At a critical time for fish, region maintains 14 percent water reduction

Puget Sound Region (Sept. 23, 2015) While we wait for the fall rains to come in earnest, it remains important for people to reduce their water use. Everett, Seattle and Tacoma continue to ask their customers to reduce water use by 10 percent so that we have enough for people and fish now and later in the year.

This time of year is critical in the salmon life cycle, as they migrate back from the ocean and travel up their native rivers to spawn. Both the amount and temperature of water in rivers affect their ability to conserve energy, avoid predators and successfully spawn.

Everett:  It is the start of spawning season for chinook salmon and fall steelhead in the Sultan River system, which is the water source for Everett’s regional water system. On Sept. 12, the City of Everett released 1,000 cubic feet per second from storage in Spada Reservoir (Culmback Dam) into the Sultan River as a “fish attraction” flow to assist fish in their upstream journey. In the past three weeks, the Sultan River watershed received 10 inches of rain, which raised the water level in the reservoir by seven feet, but the fish attraction flow release  brought the water level back down about a foot. The amount of water storage in the reservoir is still only at 70 percent of normal for this time of year and continues to drop.

Seattle: Seattle Public Utilities continues to provide beneficial flows for salmon, steelhead and trout to supplement lower-than-normal natural conditions in the Cedar and South Fork Tolt rivers, the water sources for Seattle’s regional water system. Chinook and sockeye salmon are spawning in the Cedar, and adult chinook salmon are spawning in the Tolt River. Juvenile steelhead and coho continue to rear in both rivers.

PHOTO OPPORTUNITY: The Landsburg Dam on the Cedar River in Maple Valley provides a safe passage for migrating fish. Passing chinook salmon, coho, trout, steelhead and whitefish can be observed at the dam’s fish ladder. The fish ladder also provides opportunities to sort out sockeye, which are not allowed to pass the dam to protect water quality. Media tours of the Landsburg Dam, fish ladder and Cedar River Sockeye Hatchery are available starting Thursday, Sept. 24. Contact Andy Ryan at (206) 684-7688 to reserve a spot on the tour.

Tacoma: On the Green River, Tacoma’s primary water source, chinook salmon are moving up the river to spawn right now. The utility needs to ensure they have enough cool water during this peak time over the next few weeks so they can successfully complete their life cycle. To help with that, Tacoma Water and its partner agencies will release extra water for a short time – called a “freshet” – from its storage behind the Howard Hanson Dam. Lower than normal flows into the Green River mean the utility must use stored water now to protect the chinook, a threatened species.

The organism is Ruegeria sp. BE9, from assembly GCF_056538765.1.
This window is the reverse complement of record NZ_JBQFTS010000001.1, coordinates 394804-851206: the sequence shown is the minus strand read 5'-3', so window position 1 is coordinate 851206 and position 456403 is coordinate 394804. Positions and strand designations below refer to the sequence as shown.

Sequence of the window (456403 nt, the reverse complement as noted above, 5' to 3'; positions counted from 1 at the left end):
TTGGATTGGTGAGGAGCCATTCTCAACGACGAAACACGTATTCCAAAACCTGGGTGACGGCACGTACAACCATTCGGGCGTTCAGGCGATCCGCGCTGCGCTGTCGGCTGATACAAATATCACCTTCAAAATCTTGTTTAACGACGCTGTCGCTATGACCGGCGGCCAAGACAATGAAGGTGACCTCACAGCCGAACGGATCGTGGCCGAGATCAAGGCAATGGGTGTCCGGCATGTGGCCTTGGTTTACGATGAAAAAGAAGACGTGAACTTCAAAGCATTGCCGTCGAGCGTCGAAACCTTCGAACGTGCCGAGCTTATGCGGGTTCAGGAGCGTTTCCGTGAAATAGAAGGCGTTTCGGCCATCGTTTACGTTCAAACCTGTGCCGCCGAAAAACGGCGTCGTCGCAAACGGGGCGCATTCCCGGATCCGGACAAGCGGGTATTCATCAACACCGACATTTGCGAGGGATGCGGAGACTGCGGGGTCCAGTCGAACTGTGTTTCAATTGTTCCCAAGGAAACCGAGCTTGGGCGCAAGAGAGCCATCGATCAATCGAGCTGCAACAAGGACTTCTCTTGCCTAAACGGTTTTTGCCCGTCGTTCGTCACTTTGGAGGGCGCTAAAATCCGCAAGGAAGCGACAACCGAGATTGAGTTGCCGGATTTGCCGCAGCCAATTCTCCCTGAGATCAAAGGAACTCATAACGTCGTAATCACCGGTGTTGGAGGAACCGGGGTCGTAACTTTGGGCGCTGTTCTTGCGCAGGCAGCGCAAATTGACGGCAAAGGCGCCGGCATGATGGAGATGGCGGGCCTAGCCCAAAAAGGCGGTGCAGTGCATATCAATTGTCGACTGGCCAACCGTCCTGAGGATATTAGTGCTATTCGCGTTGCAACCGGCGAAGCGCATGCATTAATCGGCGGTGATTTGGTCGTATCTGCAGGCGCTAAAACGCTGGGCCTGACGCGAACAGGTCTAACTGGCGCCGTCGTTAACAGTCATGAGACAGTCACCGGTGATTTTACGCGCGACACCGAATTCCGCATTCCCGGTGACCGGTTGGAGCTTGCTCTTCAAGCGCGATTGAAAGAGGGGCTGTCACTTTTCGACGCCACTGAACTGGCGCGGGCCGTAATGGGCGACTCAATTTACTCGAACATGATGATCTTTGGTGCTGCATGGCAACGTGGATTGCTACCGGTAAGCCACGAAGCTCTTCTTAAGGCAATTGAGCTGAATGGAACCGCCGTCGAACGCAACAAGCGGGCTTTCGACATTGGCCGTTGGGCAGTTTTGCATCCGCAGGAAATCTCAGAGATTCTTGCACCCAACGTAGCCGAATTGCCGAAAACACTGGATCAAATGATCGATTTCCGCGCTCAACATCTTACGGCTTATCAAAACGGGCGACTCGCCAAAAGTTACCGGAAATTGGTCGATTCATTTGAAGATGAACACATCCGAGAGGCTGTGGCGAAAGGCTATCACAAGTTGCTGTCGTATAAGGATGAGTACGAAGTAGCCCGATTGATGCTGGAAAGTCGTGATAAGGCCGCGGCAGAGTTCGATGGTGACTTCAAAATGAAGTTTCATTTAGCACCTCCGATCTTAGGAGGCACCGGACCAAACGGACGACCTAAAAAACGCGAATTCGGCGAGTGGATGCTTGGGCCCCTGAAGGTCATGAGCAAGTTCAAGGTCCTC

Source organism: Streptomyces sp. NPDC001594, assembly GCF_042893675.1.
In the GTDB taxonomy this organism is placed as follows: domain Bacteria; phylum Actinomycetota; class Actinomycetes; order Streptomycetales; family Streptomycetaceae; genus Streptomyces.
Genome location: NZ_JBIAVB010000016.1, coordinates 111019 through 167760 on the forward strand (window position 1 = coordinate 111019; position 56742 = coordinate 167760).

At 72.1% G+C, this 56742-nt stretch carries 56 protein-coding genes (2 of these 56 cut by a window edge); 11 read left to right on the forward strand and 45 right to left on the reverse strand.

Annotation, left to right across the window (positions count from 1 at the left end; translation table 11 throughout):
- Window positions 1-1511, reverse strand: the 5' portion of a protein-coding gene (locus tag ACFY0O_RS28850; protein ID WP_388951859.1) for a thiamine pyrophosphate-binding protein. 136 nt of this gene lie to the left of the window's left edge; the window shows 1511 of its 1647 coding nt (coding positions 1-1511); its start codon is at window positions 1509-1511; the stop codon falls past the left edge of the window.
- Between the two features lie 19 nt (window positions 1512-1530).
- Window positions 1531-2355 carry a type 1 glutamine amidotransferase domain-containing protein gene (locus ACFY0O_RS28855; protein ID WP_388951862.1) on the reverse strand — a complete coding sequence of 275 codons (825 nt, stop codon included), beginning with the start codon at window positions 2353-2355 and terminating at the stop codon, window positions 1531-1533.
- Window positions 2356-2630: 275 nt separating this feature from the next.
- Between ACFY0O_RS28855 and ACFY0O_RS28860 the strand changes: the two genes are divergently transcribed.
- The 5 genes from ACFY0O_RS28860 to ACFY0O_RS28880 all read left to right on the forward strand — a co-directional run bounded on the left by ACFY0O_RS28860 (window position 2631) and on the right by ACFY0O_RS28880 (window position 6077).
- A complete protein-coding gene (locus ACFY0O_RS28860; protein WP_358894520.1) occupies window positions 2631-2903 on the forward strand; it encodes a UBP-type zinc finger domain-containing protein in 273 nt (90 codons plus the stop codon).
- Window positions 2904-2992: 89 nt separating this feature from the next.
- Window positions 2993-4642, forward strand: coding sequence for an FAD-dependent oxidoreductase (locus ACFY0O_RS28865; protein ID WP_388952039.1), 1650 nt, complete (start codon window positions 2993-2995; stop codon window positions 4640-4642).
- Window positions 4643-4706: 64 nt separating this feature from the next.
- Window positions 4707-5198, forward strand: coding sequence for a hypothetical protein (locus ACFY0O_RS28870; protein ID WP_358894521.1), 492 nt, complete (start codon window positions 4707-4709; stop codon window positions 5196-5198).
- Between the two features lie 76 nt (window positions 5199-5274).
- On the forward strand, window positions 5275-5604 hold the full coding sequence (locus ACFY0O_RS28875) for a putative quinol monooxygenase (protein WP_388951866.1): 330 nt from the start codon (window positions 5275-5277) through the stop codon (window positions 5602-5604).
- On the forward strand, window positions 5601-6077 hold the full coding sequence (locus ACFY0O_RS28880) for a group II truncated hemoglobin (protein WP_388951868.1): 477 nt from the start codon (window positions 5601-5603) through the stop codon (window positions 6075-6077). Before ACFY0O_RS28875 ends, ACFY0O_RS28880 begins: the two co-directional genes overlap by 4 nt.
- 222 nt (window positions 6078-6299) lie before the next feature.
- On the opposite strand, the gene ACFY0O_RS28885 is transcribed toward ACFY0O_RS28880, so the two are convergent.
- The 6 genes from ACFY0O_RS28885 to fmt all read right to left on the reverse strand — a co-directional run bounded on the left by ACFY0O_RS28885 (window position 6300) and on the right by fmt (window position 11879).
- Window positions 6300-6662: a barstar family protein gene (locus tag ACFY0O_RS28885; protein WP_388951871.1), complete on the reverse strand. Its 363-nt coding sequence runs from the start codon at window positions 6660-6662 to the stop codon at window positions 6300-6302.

PHOTO OPPORTUNITY: The Green River Trap and Sort Facility is running chinook and pink salmon right now. The fish can be seen clearly in an open-top shoot. Media tours of the facility are available. Contact Nora Doyle at (253) 502-8117.

Water reduction goal met
Over the last six weeks, the region has collectively cut back water use by 14 percent. We appreciate what people have done to cut back and thank them for their efforts. Continued water use reductions are needed until fall rains return in earnest and fill our reservoirs back to normal levels.

As the weather continues to cool, customers should think about what they can do to save water inside:

Indoor water-saving tips for residents:

  • Reduce showering time
  • Check for and fix leaks
  • Wash only full loads of laundry and dishes
  • Turn off the tap while brushing teeth or shaving
  • Don’t pre-rinse dishes
  • If purchasing fixtures/equipment, choose water-efficient models

Indoor water-saving tips for businesses: 

  • Encourage reduced showering times at your facilities
  • Serve water only on request
  • Check for and fix leaks
  • Wash only full loads of laundry and dishes
  • Provide new towels only on request
  • Check cooling towers for overflow and excessive blowdown
  • If purchasing fixtures/equipment, choose water-efficient models

The next round of regional water use reduction results will be released the week of  Oct. 7.

Find a graph illustrating the savings and more water saving tips at


Map of service areas of Everett, Seattle and Tacoma

About Everett:
Everett operates a regional water supply system that serves 80 percent of the homes and businesses in Snohomish County. This includes Everett and 95 other cities and water districts and serves a population of about 570,000. Get Everett water supply information.

About Seattle:
Seattle operates a regional water supply system serving 1.3 million people, including residents of Seattle as well as 25 other cities and water districts in King County. Get Seattle water supply information.

About Tacoma:
Tacoma Water supplies water directly to about 316,000 people in Tacoma, University Place, Ruston and areas of unincorporated Pierce and south King counties. The utility also serves relatively small areas within the cities of Puyallup, Fircrest, Lakewood and Bonney Lake.  Through wholesale connections, Tacoma Water serves Auburn, Bonney Lake, Fife, Puyallup and parts of Pierce and King counties. Get Tacoma water supply information.



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